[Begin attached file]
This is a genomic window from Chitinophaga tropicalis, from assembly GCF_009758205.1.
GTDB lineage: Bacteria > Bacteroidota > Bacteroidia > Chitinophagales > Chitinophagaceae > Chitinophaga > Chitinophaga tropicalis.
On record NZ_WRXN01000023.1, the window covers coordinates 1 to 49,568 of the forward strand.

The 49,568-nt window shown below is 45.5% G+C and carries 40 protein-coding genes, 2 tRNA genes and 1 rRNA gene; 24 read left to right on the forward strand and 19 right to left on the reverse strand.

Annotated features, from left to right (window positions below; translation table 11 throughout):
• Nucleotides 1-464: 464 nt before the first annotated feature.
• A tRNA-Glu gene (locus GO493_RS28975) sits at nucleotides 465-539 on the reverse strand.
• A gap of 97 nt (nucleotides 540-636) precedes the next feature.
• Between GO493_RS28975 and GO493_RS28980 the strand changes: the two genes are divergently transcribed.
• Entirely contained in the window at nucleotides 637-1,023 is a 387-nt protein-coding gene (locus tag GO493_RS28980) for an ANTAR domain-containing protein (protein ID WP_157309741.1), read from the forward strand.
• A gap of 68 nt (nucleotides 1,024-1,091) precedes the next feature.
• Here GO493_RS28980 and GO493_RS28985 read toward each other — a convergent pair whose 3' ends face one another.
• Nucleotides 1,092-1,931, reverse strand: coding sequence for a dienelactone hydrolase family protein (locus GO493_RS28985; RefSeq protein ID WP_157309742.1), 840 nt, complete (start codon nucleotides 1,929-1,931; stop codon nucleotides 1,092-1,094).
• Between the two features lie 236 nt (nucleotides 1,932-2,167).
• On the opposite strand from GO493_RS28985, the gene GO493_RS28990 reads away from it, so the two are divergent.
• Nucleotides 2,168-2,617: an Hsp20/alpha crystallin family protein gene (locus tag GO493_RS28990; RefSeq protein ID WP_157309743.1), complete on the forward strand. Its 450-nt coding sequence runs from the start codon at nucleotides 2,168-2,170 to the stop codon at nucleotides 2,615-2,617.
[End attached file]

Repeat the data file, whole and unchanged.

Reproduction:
This is a genomic window from Chitinophaga tropicalis, from assembly GCF_009758205.1.
GTDB lineage: Bacteria > Bacteroidota > Bacteroidia > Chitinophagales > Chitinophagaceae > Chitinophaga > Chitinophaga tropicalis.
On record NZ_WRXN01000023.1, the window covers coordinates 1 to 49,568 of the forward strand.

The 49,568-nt window shown below is 45.5% G+C and carries 40 protein-coding genes, 2 tRNA genes and 1 rRNA gene; 24 read left to right on the forward strand and 19 right to left on the reverse strand.

Annotated features, from left to right (window positions below; translation table 11 throughout):
• Nucleotides 1-464: 464 nt before the first annotated feature.
• A tRNA-Glu gene (locus GO493_RS28975) sits at nucleotides 465-539 on the reverse strand.
• A gap of 97 nt (nucleotides 540-636) precedes the next feature.
• Between GO493_RS28975 and GO493_RS28980 the strand changes: the two genes are divergently transcribed.
• Entirely contained in the window at nucleotides 637-1,023 is a 387-nt protein-coding gene (locus tag GO493_RS28980) for an ANTAR domain-containing protein (protein ID WP_157309741.1), read from the forward strand.
• A gap of 68 nt (nucleotides 1,024-1,091) precedes the next feature.
• Here GO493_RS28980 and GO493_RS28985 read toward each other — a convergent pair whose 3' ends face one another.
• Nucleotides 1,092-1,931, reverse strand: coding sequence for a dienelactone hydrolase family protein (locus GO493_RS28985; RefSeq protein ID WP_157309742.1), 840 nt, complete (start codon nucleotides 1,929-1,931; stop codon nucleotides 1,092-1,094).
• Between the two features lie 236 nt (nucleotides 1,932-2,167).
• On the opposite strand from GO493_RS28985, the gene GO493_RS28990 reads away from it, so the two are divergent.
• Nucleotides 2,168-2,617: an Hsp20/alpha crystallin family protein gene (locus tag GO493_RS28990; RefSeq protein ID WP_157309743.1), complete on the forward strand. Its 450-nt coding sequence runs from the start codon at nucleotides 2,168-2,170 to the stop codon at nucleotides 2,615-2,617.